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Results of new study offer hope for women with endometriosis

A landmark study has shown that keyhole surgery carried out in specialist centres can ease the pain of endometriosis and improve the quality of life for women living with the disease

The ground-breaking study by British Society for Gynaecological Endoscopy (BSGE) included nearly 5000 women, who had keyhole surgery to remove deep endometriosis, and followed their progress for two years.

Less pain and better quality of life
Six months after the surgery the women experienced significant reductions in period pain, pelvic and back pain and decreased pain during sexual intercourse. There were also reductions in bowel disturbance, constipation, and problems passing urine, as well as significant improvement in quality of life. These benefits were maintained two years after the surgery.

Lone Hummelshoj, chief executive of the World Endometriosis Society, said: “The BSGE study shows that deep endometriosis responds very well to surgical management with a high success rate in the hands of experts in specialist centres. The study makes an excellent case for the importance of endometriosis specialist centres, something the World Endometriosis Society has been championing for many years.”
 
Specialist endometriosis centres
The study is the largest and most long-lasting investigation into the surgical management of endometriosis. Surgical management of deep endometriosis is technically challenging and can be associated with serious complications and the risk of the disease returning.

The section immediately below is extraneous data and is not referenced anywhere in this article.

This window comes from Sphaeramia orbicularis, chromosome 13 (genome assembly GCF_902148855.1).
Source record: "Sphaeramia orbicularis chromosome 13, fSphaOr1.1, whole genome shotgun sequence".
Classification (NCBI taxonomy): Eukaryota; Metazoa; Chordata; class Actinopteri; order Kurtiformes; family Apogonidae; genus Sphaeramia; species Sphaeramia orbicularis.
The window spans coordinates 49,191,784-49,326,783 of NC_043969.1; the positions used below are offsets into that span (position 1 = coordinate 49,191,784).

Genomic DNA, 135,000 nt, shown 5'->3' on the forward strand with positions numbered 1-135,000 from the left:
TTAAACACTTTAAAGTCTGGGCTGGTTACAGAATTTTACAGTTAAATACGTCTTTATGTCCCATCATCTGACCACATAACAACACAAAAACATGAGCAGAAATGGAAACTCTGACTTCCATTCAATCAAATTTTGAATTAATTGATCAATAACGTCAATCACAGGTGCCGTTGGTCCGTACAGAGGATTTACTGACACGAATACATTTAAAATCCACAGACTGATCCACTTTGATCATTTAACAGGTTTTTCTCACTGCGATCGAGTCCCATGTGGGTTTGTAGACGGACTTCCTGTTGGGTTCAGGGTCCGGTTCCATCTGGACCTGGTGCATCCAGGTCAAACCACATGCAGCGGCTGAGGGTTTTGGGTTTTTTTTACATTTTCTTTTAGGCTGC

Half of the women studied had undergone previous surgery for endometriosis, mostly in non-specialist centres, and were still suffering with the condition. This study reported reassuringly low rates of major complications when the surgery was conducted in accredited endometriosis centres.

Professor Justin Clark, the gynaecologist who led the team of researchers, said: “Severe endometriosis blights many women’s lives because of the pain and suffering it can cause. This paper, by far the largest series published to date, shows that surgical treatment can be safely undertaken and significantly improve women’s pain and life quality when carried out by specialist gynaecological surgeons in BSGE accredited centres.”

Endometriosis affects women physically, psychologically, and emotionally. It causes pain, infertility, and bladder and bowel problems. There are also costs to society, both in terms of healthcare provision and the effects of the chronic condition on women’s ability to work and care for a family. With greater access to specialist surgery, more women can look forward to a future without the pain and debility of endometriosis.

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